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Old 02-19-2010, 10:40 AM   #1
Landy Man
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How many Miles can i expect ?

So i am in the market for a Discovery ..How many miles can i expect to get out of it? the one i am looking at has been taken care of very well. I am just trying to get an idea if im getting an ok deal or not

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Old 02-19-2010, 12:44 PM   #2
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Depends on lots of things.... but generally if you take good care of it, it could last of 3 to 4 hundred thousand miles... like any other vehicle.
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Old 02-19-2010, 01:16 PM   #3
Landy Man
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Hey Joey!

You have been very helpful to me thank you! So we have decided to buy the Discovery i posted pics of . The wife loves it and so do i ! So i will keep updates on everything!
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Old 02-21-2010, 11:49 PM   #4
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Originally Posted by joey View Post
Depends on lots of things.... but generally if you take good care of it, it could last of 3 to 4 hundred thousand miles... like any other vehicle.
Wow! I'm totally shocked and speechless by your reply Joey. You know better than this owning and wrenching on one to keep it running. My Limey tennants sons both have Discos, a 96 and 98 claim not a bit of a problem just oil and gas. Well I know the dealership service manager they use as a personal friend of mine. The 96 had 163K miles. Rear diff seal failure as well wiped out the ring and pinion so a used diff installed. It had the heads off twice, once with a burnt exhaust valve from sticking a commom problem with 3 different design patch up changes by Rover that all failed, twice with head gasket failures having coolant leaks plus later a cracked head, both exhaust manifolds cracked and replaced. many starters and alternators failed, rear windows failed, sun roof tracks failed, door lock springs broken, ABS failures, rubber U joint replacements with still a driveshaft vibration plus the cam cam chain timing set and lifters . At 163K a complete used engine replacement then sold. On the 98 with 203K miles had the oil pump relief valve stick open hence a wiped out crank, cam and bearings a total engine rebuild, again big money out of pocket. Later the slush box quit shifting after the dealer service. Within 500 miles it was a totally welded up tranny plus converter. Tranny replacement then a radiator failure and replacement. Months later a old hose they reinstalled failed causing a dropped cylinder liner, the engine becomes a future bier can. Again another used long block installed. The AC failed as well holding more water inside than out with mold in the carpets and a fogged over windsheild inside. leather seats split apart, window regulators quit working, front driveshaft failed on the highway in Nevada, he had to drive late at night until it caused a transfer case to be destroyed. Bring it in we can fix it dealers told him. Mind you these are British Tea and Tie White Shirt clean finger nail people that believe in the dealers BS. They both had doubled their Rovers value in money sunk on repairs just to keep their "not to have a bit of a problem" Rovers running.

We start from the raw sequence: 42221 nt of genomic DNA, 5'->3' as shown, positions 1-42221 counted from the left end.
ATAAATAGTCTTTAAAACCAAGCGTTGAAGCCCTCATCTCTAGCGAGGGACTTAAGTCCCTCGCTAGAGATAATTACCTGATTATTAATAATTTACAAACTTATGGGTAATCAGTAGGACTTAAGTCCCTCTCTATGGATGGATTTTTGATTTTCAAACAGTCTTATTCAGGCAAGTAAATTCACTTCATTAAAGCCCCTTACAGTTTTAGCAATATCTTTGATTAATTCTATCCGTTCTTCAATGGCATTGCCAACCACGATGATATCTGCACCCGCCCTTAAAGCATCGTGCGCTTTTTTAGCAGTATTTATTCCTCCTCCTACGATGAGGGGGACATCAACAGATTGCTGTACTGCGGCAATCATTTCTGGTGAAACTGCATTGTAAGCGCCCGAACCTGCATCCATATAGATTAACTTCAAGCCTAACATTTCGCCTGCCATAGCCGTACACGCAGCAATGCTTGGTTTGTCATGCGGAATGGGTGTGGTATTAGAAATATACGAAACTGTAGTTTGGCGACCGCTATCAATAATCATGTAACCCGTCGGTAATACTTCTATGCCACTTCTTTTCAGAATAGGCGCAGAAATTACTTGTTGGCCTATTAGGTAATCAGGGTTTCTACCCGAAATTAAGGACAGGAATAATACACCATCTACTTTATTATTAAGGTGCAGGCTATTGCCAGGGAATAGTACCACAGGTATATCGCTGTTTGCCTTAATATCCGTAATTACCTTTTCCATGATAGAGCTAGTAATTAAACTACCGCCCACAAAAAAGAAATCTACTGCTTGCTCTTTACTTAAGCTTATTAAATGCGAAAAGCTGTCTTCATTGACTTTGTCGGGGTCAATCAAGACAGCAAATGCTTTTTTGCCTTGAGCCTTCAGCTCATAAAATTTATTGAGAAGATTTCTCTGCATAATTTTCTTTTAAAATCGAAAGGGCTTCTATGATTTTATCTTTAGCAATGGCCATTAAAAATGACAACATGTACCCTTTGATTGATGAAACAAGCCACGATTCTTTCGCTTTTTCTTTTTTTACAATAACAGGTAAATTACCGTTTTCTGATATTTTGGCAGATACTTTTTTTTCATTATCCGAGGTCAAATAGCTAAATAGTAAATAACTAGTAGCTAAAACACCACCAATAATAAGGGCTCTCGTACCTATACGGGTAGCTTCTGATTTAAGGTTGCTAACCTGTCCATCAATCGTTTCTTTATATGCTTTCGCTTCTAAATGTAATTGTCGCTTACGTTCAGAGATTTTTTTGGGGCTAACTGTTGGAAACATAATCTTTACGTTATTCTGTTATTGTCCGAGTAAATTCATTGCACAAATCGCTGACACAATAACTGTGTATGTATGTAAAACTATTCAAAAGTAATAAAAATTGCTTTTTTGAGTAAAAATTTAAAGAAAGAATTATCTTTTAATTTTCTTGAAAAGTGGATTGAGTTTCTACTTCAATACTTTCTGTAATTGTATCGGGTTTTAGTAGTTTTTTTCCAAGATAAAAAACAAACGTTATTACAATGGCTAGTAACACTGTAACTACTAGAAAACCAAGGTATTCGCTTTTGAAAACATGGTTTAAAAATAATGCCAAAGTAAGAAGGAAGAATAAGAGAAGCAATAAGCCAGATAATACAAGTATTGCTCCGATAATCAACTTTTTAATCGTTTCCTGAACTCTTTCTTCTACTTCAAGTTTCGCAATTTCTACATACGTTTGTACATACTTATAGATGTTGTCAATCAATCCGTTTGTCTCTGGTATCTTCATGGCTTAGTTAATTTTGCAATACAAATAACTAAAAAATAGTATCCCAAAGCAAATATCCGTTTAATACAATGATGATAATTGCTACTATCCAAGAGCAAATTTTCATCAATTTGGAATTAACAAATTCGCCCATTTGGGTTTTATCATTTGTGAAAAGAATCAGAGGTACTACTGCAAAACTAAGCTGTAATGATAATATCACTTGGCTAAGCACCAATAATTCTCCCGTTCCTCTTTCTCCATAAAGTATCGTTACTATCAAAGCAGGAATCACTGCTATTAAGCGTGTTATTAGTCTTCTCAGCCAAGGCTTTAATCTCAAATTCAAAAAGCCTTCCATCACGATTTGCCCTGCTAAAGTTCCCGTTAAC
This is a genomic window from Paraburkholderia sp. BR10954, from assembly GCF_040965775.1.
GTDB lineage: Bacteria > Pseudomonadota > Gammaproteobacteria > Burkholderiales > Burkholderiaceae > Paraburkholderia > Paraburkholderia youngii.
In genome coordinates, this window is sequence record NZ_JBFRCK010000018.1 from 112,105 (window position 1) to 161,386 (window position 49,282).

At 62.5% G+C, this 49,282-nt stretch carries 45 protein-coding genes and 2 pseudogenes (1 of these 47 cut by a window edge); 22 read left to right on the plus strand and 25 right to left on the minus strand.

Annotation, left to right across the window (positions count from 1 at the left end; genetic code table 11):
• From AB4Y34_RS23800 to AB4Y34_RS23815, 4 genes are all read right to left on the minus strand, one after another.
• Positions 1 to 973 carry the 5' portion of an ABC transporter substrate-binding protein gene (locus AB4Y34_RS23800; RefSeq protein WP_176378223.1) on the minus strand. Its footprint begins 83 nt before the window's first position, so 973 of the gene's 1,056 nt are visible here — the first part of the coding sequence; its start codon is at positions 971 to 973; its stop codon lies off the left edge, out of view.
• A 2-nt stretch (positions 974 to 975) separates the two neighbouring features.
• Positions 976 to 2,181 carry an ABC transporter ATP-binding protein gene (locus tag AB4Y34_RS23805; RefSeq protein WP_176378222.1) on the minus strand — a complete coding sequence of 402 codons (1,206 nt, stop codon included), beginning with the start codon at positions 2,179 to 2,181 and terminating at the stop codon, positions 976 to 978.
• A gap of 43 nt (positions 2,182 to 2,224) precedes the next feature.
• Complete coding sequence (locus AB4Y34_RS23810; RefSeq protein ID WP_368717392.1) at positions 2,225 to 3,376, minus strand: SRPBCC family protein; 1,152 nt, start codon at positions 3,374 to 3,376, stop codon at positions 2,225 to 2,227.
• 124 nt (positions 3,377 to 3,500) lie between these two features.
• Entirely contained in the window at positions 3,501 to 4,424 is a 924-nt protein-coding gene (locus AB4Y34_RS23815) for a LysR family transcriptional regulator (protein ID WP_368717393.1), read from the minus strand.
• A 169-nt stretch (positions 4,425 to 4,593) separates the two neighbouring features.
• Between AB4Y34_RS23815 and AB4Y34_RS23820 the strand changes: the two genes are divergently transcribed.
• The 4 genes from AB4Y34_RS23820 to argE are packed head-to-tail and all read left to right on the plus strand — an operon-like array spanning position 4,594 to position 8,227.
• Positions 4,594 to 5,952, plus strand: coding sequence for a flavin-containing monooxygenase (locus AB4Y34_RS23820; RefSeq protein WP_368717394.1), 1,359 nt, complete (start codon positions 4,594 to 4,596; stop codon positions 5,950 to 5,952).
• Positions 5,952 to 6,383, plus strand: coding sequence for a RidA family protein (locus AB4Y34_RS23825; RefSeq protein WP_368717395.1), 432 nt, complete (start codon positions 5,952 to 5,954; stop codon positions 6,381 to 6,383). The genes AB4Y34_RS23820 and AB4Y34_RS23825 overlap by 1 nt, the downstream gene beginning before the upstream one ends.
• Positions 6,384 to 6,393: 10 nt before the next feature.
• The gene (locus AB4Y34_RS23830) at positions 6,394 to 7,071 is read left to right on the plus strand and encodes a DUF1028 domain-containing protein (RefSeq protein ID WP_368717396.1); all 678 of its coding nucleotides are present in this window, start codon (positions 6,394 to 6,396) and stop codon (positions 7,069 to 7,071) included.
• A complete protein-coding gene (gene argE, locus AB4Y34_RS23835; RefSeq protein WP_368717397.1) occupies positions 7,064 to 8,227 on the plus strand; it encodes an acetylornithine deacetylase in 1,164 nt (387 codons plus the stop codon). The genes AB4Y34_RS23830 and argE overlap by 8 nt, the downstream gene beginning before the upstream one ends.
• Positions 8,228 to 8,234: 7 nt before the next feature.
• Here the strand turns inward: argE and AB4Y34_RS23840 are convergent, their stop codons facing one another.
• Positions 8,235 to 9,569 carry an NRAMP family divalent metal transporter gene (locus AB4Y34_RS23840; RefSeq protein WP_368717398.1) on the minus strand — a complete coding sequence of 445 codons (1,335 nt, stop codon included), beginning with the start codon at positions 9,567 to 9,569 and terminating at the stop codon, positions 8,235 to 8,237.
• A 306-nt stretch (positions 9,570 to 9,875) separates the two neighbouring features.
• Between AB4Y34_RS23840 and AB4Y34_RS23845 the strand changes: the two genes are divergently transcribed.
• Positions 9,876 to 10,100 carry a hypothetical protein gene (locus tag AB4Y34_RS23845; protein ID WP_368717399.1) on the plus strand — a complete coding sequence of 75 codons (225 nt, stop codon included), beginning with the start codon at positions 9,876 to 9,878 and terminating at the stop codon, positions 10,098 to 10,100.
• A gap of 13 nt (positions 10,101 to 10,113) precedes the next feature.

I bet they never drove more than 1/2 throttle as they were pansies and mommy boys. They both about poop out their English Scones after I gave them a little short test ride in my Disco.
A Rover's a far cry from a 68 390 Ford engine that will go 2-400K miles untouched with hard use. There's a reason why my wife gave me the Rover and keys back then purchased a new car for herself, stranded many times with her bad replacement knees is just one reason besides having ABS go off her ripping up lawns and bushes vs running over kids. The last straw was when SRS light turned on. She parked it and called a cab home. I had to pick it off the road before the police had it towed away. I chit you not being a rather good wrench with a A&P mechanics license plus a 29 year wireman.

"Could last 3-400 hundred thousand miles" yes if every part was replaced 5 times, even 300K kilometers would be hard to fathom at owning a D1 for over 15 years.

Don't take this personal Joey, i've known you too many years, I speak my mind be it harsh it's just me. Carl.

Last edited by beemer; 02-21-2010 at 11:59 PM.
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Old 02-22-2010, 12:18 AM   #5
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I disagree w/joey, also.

If you maintain it and pay attn to routine maint.
I doubt you could get over 200 -250K b/4 rebuild of the upper end.

I do agree tho' , the rover is a far cry from the ford 390 as it was the single most notorious engine ford made that overheated & I had (2) in the 60's / 70's

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Old 02-22-2010, 01:26 AM   #6
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Originally Posted by greg409 View Post
I disagree w/joey, also.

If you maintain it and pay attn to routine maint.
I doubt you could get over 200 -250K b/4 rebuild of the upper end.